Twenty-year-old question lingers |

Twenty-year-old question lingers

Geraldine Haldner

There has been talk of a new fire station in Vail for more than 20 years. So far, however, little progress has been made on plans or funding.

“When I got off (the council) in 1985, we were moving ahead with condemnation of the Hud Wirth site,” Vail Town councilman Rod Slifer told his colleagues Tuesday.

A special meeting had been prompted by Vail Town Manager Bob McLaurin, who recommended allocating $250,000 for an additional six firefighters – the human equivalent of a third fire company.

Vail maintains its own fire department and has two fire stations – the main facility on Vail Road in the heart of Vail Village, and a smaller branch on Columbine Drive in East Vail. All in all, the fire department employs 16 firefighters.

Studies done in 1974, 1990 and 1997 all found response times to West Vail were longer than in other areas of Vail and that a new fire station in West Vail would improve overall fire service both in and out of town – with a double backup.

“When you have two calls for service at the same time, you have deployed all your forces,” McLaurin told the council. “I am less concerned about the location of a fire station than the number of firefighters we have.”

In fact, McLaurin said, the Main Vail station – after three decades of use and additions – is nearing the end of its useful life.

“It’ll work for some time longer,” he said, adding that the period of time depends on “what breaks next”

If it’s the boiler, he said, the fix will be a tough one.

“I would hate to put a $25,000 Band-Aid on a building that is falling down,” he said.

The last time the the council considered a third fire station was last fall, when town staff members were preparing the budget. Council members agreed to keep the additional station alive as a second-tier priority item – but delayed funding it with up to $4 million to 2003.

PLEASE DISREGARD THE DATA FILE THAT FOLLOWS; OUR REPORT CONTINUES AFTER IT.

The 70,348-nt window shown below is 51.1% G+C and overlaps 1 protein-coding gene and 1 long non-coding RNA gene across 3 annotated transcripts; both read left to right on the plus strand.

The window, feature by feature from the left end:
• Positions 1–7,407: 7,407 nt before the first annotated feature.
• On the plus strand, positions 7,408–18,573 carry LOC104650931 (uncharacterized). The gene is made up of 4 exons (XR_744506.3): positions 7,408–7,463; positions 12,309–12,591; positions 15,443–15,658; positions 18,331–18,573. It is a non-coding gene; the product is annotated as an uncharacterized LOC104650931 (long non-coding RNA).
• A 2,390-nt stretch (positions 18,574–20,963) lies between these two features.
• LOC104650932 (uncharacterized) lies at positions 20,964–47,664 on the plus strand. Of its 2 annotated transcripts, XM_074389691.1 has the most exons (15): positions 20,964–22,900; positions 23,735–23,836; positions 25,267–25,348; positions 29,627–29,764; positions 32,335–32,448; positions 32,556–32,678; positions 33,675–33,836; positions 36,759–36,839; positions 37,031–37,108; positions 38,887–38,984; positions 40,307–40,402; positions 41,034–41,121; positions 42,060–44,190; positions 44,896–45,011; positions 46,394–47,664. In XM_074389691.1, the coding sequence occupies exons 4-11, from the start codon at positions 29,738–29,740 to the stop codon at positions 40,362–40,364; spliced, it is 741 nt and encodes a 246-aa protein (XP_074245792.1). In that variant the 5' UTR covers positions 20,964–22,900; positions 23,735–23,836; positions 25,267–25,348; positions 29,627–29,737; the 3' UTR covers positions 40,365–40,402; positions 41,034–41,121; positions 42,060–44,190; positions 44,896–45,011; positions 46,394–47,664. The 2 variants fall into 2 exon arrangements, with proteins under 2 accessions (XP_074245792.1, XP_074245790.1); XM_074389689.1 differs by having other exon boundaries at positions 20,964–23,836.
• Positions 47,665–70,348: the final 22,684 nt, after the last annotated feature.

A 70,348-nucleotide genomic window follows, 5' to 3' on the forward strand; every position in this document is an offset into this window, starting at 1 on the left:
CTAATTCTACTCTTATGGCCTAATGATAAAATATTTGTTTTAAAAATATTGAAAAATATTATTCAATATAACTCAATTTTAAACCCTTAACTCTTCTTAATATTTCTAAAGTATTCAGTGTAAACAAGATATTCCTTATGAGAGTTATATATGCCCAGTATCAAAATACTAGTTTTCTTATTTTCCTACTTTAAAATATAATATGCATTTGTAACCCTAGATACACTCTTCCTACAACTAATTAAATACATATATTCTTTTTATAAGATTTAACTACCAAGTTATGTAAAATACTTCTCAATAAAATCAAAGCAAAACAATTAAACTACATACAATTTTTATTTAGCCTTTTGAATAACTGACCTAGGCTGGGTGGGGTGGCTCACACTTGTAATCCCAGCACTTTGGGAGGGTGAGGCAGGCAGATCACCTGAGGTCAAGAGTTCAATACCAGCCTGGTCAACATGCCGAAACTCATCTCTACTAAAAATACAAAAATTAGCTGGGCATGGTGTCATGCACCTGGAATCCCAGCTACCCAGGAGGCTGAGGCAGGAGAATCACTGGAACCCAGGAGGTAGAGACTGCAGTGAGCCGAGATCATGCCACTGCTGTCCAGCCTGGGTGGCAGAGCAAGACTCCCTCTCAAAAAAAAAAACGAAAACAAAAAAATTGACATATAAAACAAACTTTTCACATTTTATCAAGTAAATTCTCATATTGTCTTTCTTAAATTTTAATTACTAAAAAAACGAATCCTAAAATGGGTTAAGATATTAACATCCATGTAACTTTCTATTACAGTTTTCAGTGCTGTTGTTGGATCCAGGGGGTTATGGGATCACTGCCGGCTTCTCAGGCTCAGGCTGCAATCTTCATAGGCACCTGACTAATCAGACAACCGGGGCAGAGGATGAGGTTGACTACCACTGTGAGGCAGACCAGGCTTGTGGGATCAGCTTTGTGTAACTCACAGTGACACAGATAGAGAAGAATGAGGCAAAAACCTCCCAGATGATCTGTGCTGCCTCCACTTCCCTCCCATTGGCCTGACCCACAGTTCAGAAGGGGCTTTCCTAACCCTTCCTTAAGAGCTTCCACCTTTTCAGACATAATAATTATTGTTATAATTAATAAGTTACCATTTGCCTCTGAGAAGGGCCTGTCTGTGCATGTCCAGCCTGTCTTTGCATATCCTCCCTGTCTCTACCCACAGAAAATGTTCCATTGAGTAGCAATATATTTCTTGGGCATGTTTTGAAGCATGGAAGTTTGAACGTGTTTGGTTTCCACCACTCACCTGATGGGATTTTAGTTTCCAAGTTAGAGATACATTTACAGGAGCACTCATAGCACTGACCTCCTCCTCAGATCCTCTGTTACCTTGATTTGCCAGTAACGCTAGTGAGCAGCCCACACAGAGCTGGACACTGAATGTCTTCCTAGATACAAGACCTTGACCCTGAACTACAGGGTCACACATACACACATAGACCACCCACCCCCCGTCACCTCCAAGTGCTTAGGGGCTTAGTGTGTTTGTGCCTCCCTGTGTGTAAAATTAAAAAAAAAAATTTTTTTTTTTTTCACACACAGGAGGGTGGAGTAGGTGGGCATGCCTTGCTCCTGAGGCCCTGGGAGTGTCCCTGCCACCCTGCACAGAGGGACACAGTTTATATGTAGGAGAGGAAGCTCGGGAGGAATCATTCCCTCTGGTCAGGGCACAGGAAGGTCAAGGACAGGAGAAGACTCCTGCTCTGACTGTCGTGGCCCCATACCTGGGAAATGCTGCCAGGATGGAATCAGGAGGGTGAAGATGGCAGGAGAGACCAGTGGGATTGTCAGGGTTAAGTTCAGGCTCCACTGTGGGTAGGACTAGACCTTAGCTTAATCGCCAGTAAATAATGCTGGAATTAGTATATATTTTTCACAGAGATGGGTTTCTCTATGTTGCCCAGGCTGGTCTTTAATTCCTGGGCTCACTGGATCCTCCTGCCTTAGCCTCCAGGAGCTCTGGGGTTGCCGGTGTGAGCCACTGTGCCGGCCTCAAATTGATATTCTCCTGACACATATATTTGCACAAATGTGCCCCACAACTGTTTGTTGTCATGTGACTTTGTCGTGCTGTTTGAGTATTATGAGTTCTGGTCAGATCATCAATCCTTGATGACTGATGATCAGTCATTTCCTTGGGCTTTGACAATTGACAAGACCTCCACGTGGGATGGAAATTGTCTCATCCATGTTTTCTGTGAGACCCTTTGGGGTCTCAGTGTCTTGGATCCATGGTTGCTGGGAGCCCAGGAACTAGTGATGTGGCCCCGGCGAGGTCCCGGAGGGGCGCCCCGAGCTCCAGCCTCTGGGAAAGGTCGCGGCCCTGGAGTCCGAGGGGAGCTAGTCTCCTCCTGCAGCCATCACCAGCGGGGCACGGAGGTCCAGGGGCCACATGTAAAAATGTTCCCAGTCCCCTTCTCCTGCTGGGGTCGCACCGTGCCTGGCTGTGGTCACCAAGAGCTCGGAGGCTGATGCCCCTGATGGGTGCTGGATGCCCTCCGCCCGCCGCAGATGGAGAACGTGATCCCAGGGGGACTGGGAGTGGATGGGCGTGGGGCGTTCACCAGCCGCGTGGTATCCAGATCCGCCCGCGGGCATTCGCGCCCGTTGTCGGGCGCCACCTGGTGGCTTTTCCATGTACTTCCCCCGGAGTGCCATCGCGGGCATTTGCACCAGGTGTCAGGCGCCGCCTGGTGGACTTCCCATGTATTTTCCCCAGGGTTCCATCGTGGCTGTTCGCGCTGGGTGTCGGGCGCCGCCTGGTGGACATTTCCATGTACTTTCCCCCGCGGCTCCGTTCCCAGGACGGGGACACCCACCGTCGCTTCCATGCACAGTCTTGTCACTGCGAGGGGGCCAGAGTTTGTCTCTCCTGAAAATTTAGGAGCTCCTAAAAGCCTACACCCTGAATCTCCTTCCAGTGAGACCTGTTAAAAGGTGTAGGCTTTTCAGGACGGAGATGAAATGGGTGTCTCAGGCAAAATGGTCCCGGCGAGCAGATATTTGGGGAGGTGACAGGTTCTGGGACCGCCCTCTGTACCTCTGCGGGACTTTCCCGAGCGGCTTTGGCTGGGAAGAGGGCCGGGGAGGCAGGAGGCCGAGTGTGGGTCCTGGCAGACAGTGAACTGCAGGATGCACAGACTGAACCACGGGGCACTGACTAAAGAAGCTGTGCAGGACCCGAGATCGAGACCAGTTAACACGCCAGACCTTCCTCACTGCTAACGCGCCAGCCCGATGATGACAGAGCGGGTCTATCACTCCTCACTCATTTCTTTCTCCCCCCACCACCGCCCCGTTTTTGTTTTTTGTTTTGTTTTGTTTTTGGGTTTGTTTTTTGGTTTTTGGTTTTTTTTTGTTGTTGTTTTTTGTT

The previous councils had a history of delays on the matter, too, having moved it to 2001 in 2000 and to 2000 in 1999.

One reason for the council’s indecision may soon be a barrier of the past. Local businessman Hud Wirth recently agreed to consider selling a 3.6-acre coveted parcel of vacant land just west of the West Vail Lodge to the town for $2.6 million. If the sale goes through in August, the parcel could become home to a fire station – after other parcels in West Vail have been considered and dismissed for years.

Council members said Tuesday they aren’t ignoring the need for a fire station, but it isn’t clear if West Vail is the logical place for it to be.

“We are scrutinizing it better than anybody has before us, and more than likely we will have it addressed by the time we are out of office,” says Chuck Ogilby, who has served on the Vail Council since 1999 and whose term is up in November of 2003.

Ogilby and councilwoman Diana Donovan, who was re-elected in November to a four-year-term, both point out that the council is moving ahead with the purchase of the Hud Wirth site – even though they stop short of committing the land to a third fire station.